In conclusion, the English language education in Thailand is notorious for being outdated as well as impractical for many decades. The situation has not satisfactorily been improved due to theimplementation of the CLT approach without carefully adapting to Thai’s cultural and educational setting. As an English teacher, I have pointed out the overall situation and upheld the implementation of modified communicative language teaching (CLT) notion based on the paradigm shift from EFL to ELF. That is to say, the orientation of English language teaching pedagogy based on EFLparadigm needs to be re-examined and revised in order to raise Thai students’awareness of the importance of international intelligibility and English identities among global users of English. All in all, a gradual and systematic shifting from the EFL paradigm to the ELF paradigm is needed to improve Englishlanguage teaching at different levels of education in Thailand.

References

Baker,W. (2012). English as a Lingua Franca in Thailand: Characterizations and Implications. Englishes in Practice,Issue 1, 18-27. 

Brown,H. D. (2001). Teaching by Principle: An interactive approach to LanguagePedagogy, 2rd. Prentice Hall. 

Buppanhasamai, R. (2012). “Demands for English in Thailand: Meeting International, Regional,National, and Institutional Expectations”. In E-Journal for Researching Teachers (EJRT).Bangkok: Chulalongkorn University Language Institute.

Darasawang,P. English Language Teaching and Education in Thailand: A Decade of Change. English in Southeast Asia:Varieties, Literacies and Literatures Newcastle D. Precott (ed.) Cambridge ScholarsPublishing, 187-204.

Jenkins,J. (2000). The Phonology of English as an International Language: New Models, New Norms, New Goals. Oxford: OxfordUniversity Press.

Jenkins,J. (2007). English as a Lingua Franca: Attitude and Identity. Oxford: Oxford University Press.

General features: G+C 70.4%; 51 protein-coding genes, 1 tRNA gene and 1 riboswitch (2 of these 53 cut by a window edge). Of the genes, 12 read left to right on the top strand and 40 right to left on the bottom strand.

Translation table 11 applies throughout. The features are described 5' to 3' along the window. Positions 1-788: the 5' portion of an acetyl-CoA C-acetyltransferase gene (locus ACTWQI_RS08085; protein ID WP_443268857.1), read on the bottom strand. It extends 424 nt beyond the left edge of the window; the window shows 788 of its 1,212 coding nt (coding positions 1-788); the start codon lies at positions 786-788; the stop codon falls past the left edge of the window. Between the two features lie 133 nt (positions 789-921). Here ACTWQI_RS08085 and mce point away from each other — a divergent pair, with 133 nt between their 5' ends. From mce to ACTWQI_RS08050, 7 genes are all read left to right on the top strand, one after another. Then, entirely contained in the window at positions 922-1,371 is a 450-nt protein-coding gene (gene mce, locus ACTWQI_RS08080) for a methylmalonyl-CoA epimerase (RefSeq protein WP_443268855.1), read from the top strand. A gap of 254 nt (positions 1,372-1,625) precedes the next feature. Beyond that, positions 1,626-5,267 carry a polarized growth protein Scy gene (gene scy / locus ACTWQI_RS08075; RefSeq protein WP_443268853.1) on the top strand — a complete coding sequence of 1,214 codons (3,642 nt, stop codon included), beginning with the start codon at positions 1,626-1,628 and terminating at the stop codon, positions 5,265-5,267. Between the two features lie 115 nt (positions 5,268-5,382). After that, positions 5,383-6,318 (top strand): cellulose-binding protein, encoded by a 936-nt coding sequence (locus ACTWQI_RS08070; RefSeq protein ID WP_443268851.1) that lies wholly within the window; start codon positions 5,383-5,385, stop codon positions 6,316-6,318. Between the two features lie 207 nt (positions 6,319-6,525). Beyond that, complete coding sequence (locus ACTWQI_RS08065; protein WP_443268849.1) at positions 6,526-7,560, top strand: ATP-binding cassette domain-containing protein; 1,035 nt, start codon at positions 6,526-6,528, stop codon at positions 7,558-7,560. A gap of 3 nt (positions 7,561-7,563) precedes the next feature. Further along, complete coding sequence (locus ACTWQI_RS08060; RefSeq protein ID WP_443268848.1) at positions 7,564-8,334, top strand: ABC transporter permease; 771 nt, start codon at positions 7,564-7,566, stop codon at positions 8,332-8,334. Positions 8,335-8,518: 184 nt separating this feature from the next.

MacKay,S. L. (2002). Teaching English as an International Language. Oxford: Oxford University Press.

Richards,J.C. and Rogers, T.S. (2001). Approaches and Methods in Language Teaching, 2rd. Cambridge University Press.

Tuohy,T. (2010). Thai heads ‘fail English Test’ EL Gazette, Retrieved from //mag.digitalpc.co.uk/olive/ode/elgazette/

Saengboon,S. (2002). Beliefs of Thai EFL Teachers about Communicative Language Teaching. Doctor of PhilosophyDissertation, Indiana University.

Saengboon,S. (2005). On English as an International Language. PASAA, 37(11), 37-49.

Saiyasombut, S (2012) Thai Education Failures –Part 4: DismalEnglish-language training AsianCorrespondent, Retrievedfrom //asiancorrespondent.com/78647/thai-education-failures-part-4-dismal-english-language-education/

Seidlhofer,B. (2011). Understanding English as a Lingua Franca. Oxford: Oxford University Press.

Sirimongkol, A. (2005). Tutoring andThailand's education reform. An Independent Study. Master of Arts. graduate school ChiangMai University 

Walker,R. (2010). Teaching the Pronunciation of English as a Lingua Franca. Oxford: Oxford University Press.

Wiriyachitra,A. (2001). A Thai University EnglishScenario in the Coming Decade. Thai TESOL, 14(1), 4-7.




Create Date : 21 มีนาคม 2557
Last Update : 30 มีนาคม 2557 16:17:29 น. 6 comments
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Dear K.Joe, my name is Sujitra who is interested in Translation area and then apply to the program at Chula in academic year 2014. Please kindly help me to suggest the test example and how to prepare for its test. I really would like to succeed the examination and intend to study translation program in order to enhance my English language and to progress in my career for further translation. Actually, I graduated from Thammasart University in Master's degree in English for career 2012, which is not specialized in translation. Anyway, please give me details of test example or recommended book for the test. Thank you so much for your kind help.